The Rev. William Hart McNichols, profiled in the third episode of “Plague,” understood the problem of loneliness back in the 1980s and ’90s and the need to minister to those in need, even with the fear of infection.

Loneliness and depression can exacerbate existing illnesses, and Catholics who rely on the church for community, especially the elderly, may find that difficult if the pandemic worsens.

He provided pastoral care to people with H.I.V. and AIDS back then, and he told me many of the people he visited were lonely and depressed, often rejected by their friends and families. He accompanied people anyway, undeterred by his own fear, in order to be with people as they faced illness and death.

For many people, Father McNichols was one of the only visitors they had in their final days. He said many of them did not have anyone else to talk to about their fears and worries or even to pass the time with. For believers, it was important to have a priest to provide the sacraments to them while they were in isolation.

Thankfully, this time there are encouraging signs that Catholic ministers are preparing to respond to the pastoral needs of those with Covid-19.

In the Archdiocese of Seattle, priests and lay chaplains “will continue to provide pastoral care to people who are homebound or quarantined,” though with enhanced protections in place, according to archdiocesan guidelines. Given the high risk of the disease to the elderly, only priests under 60 will be permitted to administer sacraments to homebound patients with Covid-19, and they must wear a mask and gloves and limit their time with the patient to 15 minutes. Ministers who are denied entry to nursing homes are encouraged to call those they were trying to visit in order to pray with them by telephone.

The Rev. Freddy Ocun is the head of pastoral care at Providence St. Vincent Medical Center in Portland. He also recently helped create an H.I.V. and AIDS clinic in his native Uganda. He told me on March 13 that it is imperative that chaplains let those suffering from Covid-19 and any other illnesses know that they are not alone.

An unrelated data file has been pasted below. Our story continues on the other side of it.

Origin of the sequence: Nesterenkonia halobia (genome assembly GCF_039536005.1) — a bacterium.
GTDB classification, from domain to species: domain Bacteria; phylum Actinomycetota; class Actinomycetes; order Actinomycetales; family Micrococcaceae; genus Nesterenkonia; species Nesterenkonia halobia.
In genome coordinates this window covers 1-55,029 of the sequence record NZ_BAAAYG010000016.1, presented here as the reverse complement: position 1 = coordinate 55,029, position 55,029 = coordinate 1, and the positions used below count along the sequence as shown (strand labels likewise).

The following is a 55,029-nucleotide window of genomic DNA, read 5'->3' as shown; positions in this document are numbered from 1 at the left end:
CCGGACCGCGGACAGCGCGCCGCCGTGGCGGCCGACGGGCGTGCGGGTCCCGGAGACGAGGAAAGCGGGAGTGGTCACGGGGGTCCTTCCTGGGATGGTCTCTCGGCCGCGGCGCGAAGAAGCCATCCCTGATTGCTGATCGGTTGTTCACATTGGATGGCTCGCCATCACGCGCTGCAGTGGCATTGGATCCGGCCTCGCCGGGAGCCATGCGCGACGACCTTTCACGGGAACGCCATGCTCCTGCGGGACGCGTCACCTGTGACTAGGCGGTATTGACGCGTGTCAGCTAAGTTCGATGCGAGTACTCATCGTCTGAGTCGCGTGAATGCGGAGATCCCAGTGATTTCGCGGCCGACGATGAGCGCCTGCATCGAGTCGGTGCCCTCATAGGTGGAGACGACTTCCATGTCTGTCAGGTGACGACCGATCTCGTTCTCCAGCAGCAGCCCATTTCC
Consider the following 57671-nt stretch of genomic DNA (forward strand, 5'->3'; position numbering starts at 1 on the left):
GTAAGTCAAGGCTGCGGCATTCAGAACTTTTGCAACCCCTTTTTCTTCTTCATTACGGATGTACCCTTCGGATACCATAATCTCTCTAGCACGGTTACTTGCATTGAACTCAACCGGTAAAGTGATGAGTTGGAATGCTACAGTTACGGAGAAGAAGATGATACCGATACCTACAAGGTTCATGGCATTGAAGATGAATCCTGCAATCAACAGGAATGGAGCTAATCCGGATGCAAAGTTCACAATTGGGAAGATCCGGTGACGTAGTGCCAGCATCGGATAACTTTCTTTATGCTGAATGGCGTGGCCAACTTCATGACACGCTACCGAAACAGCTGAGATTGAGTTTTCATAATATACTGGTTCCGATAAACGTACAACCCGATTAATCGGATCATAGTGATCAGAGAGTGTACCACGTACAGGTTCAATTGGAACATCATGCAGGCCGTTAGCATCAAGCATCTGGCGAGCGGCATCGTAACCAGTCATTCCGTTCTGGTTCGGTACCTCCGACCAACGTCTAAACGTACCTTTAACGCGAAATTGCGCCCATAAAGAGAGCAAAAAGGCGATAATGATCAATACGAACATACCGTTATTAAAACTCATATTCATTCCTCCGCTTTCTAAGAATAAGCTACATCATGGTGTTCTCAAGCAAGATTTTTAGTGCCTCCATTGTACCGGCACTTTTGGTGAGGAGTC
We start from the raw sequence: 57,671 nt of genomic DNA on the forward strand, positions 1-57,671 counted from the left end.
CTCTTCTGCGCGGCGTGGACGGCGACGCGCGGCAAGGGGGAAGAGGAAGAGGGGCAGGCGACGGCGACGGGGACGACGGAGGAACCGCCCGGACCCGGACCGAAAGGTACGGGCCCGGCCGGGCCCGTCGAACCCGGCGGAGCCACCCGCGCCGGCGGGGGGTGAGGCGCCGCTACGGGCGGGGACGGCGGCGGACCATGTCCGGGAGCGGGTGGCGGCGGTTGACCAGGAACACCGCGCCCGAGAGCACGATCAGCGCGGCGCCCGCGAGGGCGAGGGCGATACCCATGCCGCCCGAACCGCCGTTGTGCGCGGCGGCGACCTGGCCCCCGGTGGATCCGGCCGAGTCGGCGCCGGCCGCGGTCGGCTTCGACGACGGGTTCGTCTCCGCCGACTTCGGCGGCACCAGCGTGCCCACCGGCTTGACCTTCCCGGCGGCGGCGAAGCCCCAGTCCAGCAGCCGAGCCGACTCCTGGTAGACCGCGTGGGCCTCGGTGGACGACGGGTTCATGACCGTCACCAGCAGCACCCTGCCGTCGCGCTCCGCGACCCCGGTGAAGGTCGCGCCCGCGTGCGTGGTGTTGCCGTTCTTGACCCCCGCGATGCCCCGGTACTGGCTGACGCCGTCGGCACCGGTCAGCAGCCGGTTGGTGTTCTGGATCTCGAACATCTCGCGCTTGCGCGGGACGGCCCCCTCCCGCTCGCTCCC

“When there is a crisis, there is a lot of anxiety, and my role as chaplain is to bring calmness. And that’s what we are doing around this time,” he said. “Small things matter. When you tell people, ‘You are not alone, we are thinking for you, we are praying for you,’ people take those things very seriously.” He added that medical precautions must be taken, but whenever possible, being present in person and using touch is important. Otherwise, even checking in on the phone is better than complete isolation.

Thankfully, this time there are encouraging signs that Catholic ministers are preparing to respond to the pastoral needs of those with Covid-19.

Another parallel between then and now is that some Catholic leaders today are using their platforms to speak out on behalf of marginalized communities who lack a voice.

Catholic hospitals were some of the earliest to respond to the H.I.V. and AIDS crisis, especially in New York City. At St. Vincent’s Hospital in New York, the Sisters of Charity of New York and the AIDS clinic made it a point to ensure marginalized communities had access to H.I.V. and AIDS care.

The response was not perfect at first; some gay men reported harassment and verbal abuse at the hospital. But eventually the sisters listened to the community and figured out how to make changes so that all patients felt they were treated with respect. And once they got that right, the hospital expanded its services to reach those who needed help.

Dr. Ramon Torres told me in the second episode of “Plague” how the hospital staff went out into communities of homeless people to make sure they had access to medication and supplies.

Though efforts by Catholic agencies to help those on the margins affected by the coronavirus pandemic are still developing, there are signs that church institutions are preparing to respond. Some are already collecting cleaning products and hand sanitizers and distributing boxed meals rather than closing soup kitchens. As the economic impact of the pandemic become more clear—the impact of social distancing on employees in the hospitality and tourism industry is expected to be catastrophic—church communities may consider how they can assist those in need. On the national level, Catholic organizations are urging those in power to remember their responsibilities to the poor.

Last week, the Catholic Health Association, which represents hundreds of Catholic hospitals, nursing homes and other health care clinics, sent a letter to members of Congress urging them to pass legislation in response to Covid-19. The group called for free and universal testing for coronavirus, paid sick leave, nutrition assistance, child care for frontline workers and financial help to stop evictions.

Even with all the good that individuals and even institutions can undertake, the group’s president and C.E.O., Mary Haddad, R.S.M., recognized the need for collective action and a forceful government response, writing, “We ask for swift passage of legislation that can deliver the needed resources to save lives.”